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I'm in the market for a new SSL certificate and am wondering if I should get an SGC enabled certificate or not? In the past I have just used cheap SSL certificates but since this is for a new company website I want to make sure I have the best but I am unsure whether it is worth paying the extra.

The documentation states that it just enables older browsers to use 128 bit encryption when they would normally only be able to use 40 or 56 bit encryption. Would you pay the extra for older browsers which are likely to be extremely rare?

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up vote 2 down vote accepted

If you are restricting weak, anonymous, and export grade encryption on your web servers anyway in order to comply with the many security standards and policies out there, you're achieving the same effect that an SGC cert would have provided you. There's no need to spend the extra money on them any more.

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Thank you for the advice. – Cromulent Jun 1 '12 at 12:16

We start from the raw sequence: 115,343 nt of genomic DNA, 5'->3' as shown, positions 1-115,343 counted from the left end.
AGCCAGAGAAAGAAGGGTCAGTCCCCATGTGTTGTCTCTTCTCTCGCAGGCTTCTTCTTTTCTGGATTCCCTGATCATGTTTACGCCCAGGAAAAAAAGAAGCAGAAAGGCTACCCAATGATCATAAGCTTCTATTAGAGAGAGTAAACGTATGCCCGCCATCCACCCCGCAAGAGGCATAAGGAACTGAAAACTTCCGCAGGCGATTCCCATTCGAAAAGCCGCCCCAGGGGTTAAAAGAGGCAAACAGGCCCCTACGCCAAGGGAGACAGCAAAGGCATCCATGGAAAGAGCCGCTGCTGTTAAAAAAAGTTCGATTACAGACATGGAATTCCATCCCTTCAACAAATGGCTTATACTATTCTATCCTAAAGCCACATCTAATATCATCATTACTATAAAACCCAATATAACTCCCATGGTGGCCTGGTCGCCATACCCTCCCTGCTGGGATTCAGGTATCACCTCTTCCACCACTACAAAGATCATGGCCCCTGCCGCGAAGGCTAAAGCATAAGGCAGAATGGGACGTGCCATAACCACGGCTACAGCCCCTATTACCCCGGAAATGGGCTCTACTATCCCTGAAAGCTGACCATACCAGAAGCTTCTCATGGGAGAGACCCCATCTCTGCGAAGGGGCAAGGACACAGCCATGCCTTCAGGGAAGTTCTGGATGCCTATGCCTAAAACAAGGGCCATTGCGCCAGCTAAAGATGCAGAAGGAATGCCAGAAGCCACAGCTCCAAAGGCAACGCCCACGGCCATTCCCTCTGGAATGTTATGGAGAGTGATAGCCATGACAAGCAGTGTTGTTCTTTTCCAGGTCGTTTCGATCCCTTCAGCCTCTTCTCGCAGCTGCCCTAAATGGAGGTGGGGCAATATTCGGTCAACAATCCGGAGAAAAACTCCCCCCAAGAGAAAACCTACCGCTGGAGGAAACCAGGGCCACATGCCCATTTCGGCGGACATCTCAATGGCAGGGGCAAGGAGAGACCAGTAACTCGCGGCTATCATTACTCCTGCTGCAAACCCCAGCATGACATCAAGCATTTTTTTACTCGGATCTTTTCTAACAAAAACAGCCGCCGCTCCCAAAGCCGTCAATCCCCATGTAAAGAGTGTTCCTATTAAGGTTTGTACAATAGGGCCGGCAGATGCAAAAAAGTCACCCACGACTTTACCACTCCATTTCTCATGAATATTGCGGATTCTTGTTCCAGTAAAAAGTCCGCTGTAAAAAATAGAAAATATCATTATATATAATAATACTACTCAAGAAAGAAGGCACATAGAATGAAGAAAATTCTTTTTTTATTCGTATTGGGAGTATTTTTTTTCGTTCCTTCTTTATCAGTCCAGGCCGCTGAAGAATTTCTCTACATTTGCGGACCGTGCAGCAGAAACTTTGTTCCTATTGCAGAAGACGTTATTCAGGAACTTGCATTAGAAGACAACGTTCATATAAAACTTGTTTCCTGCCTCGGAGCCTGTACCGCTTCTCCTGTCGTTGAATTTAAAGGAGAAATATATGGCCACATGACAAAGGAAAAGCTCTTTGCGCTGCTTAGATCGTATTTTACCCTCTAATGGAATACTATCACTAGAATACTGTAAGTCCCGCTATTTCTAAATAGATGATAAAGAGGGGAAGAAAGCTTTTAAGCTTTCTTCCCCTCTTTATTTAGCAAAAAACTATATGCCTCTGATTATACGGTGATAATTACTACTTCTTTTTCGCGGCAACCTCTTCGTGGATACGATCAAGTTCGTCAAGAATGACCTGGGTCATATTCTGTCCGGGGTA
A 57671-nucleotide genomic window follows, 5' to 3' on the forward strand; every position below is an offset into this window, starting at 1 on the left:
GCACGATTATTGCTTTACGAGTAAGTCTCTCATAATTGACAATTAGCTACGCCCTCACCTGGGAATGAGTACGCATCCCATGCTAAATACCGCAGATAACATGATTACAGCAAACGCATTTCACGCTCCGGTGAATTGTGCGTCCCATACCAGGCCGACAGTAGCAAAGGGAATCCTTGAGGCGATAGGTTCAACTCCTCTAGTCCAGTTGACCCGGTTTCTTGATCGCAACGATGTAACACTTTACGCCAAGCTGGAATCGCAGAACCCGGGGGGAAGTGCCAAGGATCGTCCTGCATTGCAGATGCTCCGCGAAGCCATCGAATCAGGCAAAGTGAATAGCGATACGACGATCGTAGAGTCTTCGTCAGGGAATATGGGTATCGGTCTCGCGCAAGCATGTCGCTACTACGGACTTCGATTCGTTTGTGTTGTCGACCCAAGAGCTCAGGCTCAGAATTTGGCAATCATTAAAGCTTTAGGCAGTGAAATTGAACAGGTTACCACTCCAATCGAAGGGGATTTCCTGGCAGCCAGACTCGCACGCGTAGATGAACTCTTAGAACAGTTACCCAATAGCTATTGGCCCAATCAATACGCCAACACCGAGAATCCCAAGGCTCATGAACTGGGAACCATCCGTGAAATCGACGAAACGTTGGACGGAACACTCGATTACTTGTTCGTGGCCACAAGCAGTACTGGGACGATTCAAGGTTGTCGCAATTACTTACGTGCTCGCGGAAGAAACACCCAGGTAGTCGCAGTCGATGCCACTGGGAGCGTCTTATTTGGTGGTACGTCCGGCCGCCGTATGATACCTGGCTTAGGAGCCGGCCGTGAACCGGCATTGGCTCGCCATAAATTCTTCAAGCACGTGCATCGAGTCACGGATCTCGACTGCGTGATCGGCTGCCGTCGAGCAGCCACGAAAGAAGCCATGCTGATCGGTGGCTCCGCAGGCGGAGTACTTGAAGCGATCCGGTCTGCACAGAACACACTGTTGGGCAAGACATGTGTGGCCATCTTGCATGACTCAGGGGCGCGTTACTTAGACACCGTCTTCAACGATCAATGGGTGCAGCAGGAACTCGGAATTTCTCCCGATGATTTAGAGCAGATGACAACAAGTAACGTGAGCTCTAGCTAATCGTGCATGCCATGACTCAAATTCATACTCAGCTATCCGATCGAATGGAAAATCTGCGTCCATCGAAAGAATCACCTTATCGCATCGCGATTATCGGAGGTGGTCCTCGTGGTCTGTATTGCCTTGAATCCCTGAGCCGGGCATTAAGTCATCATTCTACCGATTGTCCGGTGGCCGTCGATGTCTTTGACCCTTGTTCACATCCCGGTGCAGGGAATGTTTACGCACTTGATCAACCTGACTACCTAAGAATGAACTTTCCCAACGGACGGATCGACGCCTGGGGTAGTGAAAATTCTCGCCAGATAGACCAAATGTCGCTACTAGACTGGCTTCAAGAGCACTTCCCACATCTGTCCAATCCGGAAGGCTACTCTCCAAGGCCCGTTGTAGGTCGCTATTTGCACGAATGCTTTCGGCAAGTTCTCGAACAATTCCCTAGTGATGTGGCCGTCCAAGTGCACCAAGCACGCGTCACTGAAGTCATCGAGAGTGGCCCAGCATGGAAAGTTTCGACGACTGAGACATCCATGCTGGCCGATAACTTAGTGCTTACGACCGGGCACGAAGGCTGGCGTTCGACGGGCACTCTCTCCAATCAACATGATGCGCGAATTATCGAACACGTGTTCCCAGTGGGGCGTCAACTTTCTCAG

And disabling the now obsolete insecure renegotiation stops step-up from working at all. – Yuhong Bao Nov 8 '14 at 8:32

Even IE6 supports 128 bit encryption. Do you plan to support browsers older than IE6 throughout the site? If not, and I can't imagine you would, then I wouldn't bother.

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Yeah I guess you are right. Thank you for the advice. – Cromulent Jun 1 '12 at 12:15
Actually that is not true on Win2000 which was first to have SChannel as part of Windows. You had to install a high encryption pack, which luckily is built into SP2 and later. – Yuhong Bao Nov 8 '14 at 8:30

Any browser that's sufficiently old to require SGC certificate to use strong encryption should be considered ancient: it will certainly contain plenty of other security bugs and be open to most vulnerabilities discovered over the past 10 years or so. At that stage, strong or weak encryption would be almost irrelevant.

It's never easy to cut off part of your user base, but if you have users who still use such browsers, just tell them to upgrade.

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